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Updated 9:30 AM April 9, 2007
 

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New Ross School degree in supply chain management

A new Master of Supply Chain Management program will be offered by the Stephen M. Ross School of Business beginning January 2008. The admission deadline for the inaugural class is Aug. 1.

The one-year program is designed to add breadth and depth of knowledge in business and supply chain management, Ross School leaders say. In line with the school's action-based learning approach to business education, the program integrates a team-based summer project experience into the curriculum. Students will work on real-world assignments sponsored by companies with guidance from faculty in the Operations and Management Sciences department.

"No other top-ranked business school currently offers a supply chain concentration, let alone a comprehensive one-year MSCM degree," says program director Ravi Anupindi, associate professor of operations management at the Ross School. "The program is highly selective and designed to prepare students to assume a leadership role in the rapidly changing field of supply chain management.

Through small class size and one-on-one interaction, students will have ample opportunity to work closely with leading faculty in operations and management science and gain insights into current issues facing the profession, he says.

"The supply chain touches almost every function of global commerce. Business leaders view supply chain management as the central nervous system of the global economy," Anupindi says. " That's why companies are increasingly looking for innovative leaders with the vision and skill to manage their supply chains."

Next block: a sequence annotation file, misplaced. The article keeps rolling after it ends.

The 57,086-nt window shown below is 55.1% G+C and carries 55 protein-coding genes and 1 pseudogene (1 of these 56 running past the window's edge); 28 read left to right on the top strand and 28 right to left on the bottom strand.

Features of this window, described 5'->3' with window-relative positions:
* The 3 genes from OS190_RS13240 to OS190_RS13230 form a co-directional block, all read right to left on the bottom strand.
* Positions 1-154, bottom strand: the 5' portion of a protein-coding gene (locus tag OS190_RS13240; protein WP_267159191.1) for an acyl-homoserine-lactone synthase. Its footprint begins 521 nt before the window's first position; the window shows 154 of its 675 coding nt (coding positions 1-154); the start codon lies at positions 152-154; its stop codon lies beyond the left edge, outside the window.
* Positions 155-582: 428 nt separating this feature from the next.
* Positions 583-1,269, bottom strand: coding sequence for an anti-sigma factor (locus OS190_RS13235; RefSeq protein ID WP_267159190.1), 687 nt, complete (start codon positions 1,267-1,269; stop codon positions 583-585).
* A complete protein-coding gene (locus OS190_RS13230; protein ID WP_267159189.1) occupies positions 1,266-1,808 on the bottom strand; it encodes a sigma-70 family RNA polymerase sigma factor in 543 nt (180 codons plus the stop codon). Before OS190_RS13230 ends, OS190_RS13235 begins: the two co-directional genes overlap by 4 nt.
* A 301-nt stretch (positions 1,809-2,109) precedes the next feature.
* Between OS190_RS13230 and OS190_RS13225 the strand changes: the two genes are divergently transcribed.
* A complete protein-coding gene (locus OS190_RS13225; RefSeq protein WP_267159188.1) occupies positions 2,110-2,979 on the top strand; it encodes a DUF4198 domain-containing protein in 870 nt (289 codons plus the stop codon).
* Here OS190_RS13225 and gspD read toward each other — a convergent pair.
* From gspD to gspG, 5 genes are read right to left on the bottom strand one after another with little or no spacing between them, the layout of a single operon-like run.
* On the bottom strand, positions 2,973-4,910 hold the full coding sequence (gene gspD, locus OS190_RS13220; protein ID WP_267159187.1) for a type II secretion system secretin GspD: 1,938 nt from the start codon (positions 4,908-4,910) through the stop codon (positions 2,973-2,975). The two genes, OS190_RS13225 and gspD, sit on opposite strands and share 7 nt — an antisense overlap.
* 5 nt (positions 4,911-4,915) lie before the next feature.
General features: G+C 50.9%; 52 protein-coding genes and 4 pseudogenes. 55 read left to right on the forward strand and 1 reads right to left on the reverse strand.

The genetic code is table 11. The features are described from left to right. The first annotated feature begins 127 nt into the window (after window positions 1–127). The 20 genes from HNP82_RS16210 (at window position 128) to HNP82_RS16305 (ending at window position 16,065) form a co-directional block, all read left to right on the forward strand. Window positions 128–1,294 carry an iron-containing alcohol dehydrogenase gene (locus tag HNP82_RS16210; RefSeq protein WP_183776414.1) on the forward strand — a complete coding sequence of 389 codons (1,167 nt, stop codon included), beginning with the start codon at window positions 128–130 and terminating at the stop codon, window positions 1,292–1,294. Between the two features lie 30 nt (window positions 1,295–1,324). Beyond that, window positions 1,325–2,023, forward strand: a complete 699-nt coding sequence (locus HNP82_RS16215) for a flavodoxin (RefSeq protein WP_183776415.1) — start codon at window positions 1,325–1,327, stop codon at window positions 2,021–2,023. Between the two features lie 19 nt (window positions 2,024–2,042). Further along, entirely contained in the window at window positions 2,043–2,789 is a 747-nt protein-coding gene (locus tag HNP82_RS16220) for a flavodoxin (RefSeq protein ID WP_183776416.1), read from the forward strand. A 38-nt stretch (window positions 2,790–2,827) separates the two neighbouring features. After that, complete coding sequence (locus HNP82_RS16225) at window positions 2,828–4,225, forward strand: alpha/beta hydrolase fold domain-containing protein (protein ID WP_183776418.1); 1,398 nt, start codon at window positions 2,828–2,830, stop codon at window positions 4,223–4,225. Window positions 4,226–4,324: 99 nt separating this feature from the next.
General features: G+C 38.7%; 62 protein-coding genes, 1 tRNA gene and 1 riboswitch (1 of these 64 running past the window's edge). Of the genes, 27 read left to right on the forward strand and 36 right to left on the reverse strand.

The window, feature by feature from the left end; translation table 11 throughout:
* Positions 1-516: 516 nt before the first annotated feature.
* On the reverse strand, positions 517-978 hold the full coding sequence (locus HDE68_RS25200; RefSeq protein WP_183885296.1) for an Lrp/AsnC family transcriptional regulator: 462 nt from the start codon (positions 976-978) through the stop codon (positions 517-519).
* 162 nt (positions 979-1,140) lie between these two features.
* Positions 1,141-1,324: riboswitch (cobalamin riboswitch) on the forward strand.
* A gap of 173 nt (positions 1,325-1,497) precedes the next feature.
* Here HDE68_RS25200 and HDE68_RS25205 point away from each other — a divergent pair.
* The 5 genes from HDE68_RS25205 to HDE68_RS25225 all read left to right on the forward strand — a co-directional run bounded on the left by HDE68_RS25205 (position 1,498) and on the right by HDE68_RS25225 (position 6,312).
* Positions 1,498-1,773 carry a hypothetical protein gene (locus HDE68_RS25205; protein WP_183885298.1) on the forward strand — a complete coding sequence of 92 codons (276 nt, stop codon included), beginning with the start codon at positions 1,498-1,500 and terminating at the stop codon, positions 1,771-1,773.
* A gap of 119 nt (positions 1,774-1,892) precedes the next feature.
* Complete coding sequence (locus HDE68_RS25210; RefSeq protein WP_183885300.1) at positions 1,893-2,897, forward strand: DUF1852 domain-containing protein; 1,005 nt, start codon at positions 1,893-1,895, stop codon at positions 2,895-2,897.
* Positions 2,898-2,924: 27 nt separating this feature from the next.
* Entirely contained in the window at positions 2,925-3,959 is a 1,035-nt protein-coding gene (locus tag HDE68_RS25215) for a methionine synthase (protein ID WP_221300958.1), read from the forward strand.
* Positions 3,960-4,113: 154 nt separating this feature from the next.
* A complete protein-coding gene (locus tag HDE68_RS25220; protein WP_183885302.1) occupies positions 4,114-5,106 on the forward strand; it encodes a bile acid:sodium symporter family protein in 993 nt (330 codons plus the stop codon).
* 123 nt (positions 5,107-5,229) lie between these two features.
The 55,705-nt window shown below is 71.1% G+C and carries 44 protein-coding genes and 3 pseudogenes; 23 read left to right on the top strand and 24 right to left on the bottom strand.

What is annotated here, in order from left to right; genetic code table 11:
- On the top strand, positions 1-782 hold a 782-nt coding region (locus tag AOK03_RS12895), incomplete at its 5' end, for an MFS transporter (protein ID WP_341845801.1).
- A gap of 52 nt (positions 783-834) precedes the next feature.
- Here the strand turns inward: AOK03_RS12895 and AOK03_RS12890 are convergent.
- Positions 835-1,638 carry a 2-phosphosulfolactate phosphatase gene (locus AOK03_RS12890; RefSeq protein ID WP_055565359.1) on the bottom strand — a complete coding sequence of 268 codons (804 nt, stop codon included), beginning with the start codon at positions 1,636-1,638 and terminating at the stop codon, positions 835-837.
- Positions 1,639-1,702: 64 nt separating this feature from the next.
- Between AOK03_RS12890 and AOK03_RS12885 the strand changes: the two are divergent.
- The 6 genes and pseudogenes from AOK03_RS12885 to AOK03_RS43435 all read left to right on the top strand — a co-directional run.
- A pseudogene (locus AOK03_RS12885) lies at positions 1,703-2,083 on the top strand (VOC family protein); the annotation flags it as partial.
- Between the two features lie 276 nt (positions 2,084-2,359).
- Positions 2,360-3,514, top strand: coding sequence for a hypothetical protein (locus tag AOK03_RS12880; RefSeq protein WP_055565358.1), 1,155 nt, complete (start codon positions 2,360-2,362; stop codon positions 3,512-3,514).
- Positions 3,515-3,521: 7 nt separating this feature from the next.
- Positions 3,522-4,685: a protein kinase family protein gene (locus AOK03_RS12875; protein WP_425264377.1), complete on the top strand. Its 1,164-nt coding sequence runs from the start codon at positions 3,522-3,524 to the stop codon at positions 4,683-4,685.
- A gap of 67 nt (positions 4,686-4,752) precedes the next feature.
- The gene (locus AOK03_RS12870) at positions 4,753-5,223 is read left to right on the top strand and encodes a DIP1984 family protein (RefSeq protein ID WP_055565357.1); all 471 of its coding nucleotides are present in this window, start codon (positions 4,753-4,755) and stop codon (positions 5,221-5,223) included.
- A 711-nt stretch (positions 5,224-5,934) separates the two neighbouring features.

The 30-credit-hour program will grant admission for a winter-term start only. Courses include Manufacturing and Supply Operations, Supply Chain Analytics, Logistics, Strategic Sourcing, Project Management, IT for Logistics and Supply Chain Management, and several electives and projects courses in operations management and other business disciplines.

Admission is open to graduates of accredited colleges and universities in virtually all areas of study, including science, economics, engineering, business and other areas. Previous courses in engineering, science and mathematics are important, but not essential.

Before enrolling, students must have completed the equivalent of a four-year U.S. bachelor's degree and have taken the Graduate Management Admission Test.

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